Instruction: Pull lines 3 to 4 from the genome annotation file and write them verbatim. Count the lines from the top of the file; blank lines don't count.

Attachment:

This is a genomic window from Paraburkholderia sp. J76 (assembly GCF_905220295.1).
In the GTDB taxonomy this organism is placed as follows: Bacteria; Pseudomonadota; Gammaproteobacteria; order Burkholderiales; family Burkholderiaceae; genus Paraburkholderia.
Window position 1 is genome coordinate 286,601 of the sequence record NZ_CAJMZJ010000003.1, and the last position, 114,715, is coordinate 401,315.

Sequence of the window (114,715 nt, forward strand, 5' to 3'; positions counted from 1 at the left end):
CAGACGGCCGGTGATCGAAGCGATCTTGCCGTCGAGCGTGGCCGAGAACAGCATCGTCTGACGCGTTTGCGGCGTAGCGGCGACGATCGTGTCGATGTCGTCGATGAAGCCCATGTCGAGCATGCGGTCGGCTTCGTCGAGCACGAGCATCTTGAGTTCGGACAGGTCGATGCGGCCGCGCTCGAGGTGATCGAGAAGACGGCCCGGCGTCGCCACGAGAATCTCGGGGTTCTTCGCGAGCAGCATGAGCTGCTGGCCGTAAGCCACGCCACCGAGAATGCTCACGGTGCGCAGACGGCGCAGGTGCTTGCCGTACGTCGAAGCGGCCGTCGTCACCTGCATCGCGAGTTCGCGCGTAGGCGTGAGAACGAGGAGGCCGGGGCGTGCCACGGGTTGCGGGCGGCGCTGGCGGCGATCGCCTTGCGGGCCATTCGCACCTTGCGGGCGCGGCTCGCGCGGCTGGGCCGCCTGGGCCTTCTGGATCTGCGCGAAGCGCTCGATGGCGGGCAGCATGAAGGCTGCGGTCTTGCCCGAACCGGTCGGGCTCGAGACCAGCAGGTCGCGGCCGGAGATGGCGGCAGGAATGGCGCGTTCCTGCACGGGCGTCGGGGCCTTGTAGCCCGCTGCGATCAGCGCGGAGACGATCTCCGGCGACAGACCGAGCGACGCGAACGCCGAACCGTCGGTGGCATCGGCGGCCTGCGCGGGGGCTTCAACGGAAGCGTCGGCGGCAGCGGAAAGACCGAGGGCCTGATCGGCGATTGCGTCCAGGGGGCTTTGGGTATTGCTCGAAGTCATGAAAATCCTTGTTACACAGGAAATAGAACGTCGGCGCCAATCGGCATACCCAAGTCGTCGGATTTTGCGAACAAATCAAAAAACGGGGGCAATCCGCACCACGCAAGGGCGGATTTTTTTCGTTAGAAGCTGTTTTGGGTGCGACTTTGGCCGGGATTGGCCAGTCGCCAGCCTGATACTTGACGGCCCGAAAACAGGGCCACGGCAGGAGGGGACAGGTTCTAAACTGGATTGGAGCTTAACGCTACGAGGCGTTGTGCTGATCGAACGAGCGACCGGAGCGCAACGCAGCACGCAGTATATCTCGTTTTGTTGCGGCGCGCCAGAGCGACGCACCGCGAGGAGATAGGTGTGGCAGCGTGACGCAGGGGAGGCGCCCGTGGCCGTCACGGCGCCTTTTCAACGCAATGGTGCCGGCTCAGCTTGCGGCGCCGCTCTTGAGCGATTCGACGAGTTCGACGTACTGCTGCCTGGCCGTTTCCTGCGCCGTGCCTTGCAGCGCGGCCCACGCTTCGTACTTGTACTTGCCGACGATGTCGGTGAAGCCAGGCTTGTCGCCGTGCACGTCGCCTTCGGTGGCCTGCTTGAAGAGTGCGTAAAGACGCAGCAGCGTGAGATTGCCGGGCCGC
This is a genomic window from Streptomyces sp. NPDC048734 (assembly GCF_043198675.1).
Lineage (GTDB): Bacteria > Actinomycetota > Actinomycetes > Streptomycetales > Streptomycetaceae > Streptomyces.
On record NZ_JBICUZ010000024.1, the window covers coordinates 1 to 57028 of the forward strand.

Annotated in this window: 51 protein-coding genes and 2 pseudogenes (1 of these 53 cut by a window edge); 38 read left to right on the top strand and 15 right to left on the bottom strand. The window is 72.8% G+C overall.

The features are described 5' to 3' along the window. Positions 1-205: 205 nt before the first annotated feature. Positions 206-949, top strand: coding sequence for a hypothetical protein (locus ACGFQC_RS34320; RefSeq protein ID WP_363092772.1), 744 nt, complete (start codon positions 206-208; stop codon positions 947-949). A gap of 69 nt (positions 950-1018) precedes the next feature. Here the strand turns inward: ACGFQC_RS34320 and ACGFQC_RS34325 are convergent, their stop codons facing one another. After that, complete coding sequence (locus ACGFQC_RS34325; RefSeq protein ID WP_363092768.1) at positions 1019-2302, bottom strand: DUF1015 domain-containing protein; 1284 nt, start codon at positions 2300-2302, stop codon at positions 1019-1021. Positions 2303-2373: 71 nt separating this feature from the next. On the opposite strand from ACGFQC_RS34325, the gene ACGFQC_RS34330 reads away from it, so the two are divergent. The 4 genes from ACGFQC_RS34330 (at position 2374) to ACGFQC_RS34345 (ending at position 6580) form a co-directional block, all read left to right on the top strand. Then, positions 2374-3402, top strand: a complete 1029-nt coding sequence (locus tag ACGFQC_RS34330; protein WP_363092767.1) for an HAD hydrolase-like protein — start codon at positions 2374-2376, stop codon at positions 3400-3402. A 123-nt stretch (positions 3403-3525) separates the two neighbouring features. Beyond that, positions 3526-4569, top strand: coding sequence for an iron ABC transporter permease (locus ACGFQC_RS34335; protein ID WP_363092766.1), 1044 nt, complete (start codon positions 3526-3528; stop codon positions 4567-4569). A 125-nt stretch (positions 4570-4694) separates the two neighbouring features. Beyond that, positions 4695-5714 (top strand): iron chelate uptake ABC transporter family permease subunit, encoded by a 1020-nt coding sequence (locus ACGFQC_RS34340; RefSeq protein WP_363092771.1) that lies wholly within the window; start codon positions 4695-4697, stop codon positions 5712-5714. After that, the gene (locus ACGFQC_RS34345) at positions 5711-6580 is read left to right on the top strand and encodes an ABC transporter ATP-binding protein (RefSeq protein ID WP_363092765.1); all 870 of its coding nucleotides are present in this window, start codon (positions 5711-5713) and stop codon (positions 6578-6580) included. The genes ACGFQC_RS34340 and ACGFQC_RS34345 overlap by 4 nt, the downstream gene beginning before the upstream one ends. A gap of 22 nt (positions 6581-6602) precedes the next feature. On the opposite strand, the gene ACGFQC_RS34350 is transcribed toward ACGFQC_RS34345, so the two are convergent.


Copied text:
Window position 1 is genome coordinate 286,601 of the sequence record NZ_CAJMZJ010000003.1, and the last position, 114,715, is coordinate 401,315.

Sequence of the window (114,715 nt, forward strand, 5' to 3'; positions counted from 1 at the left end):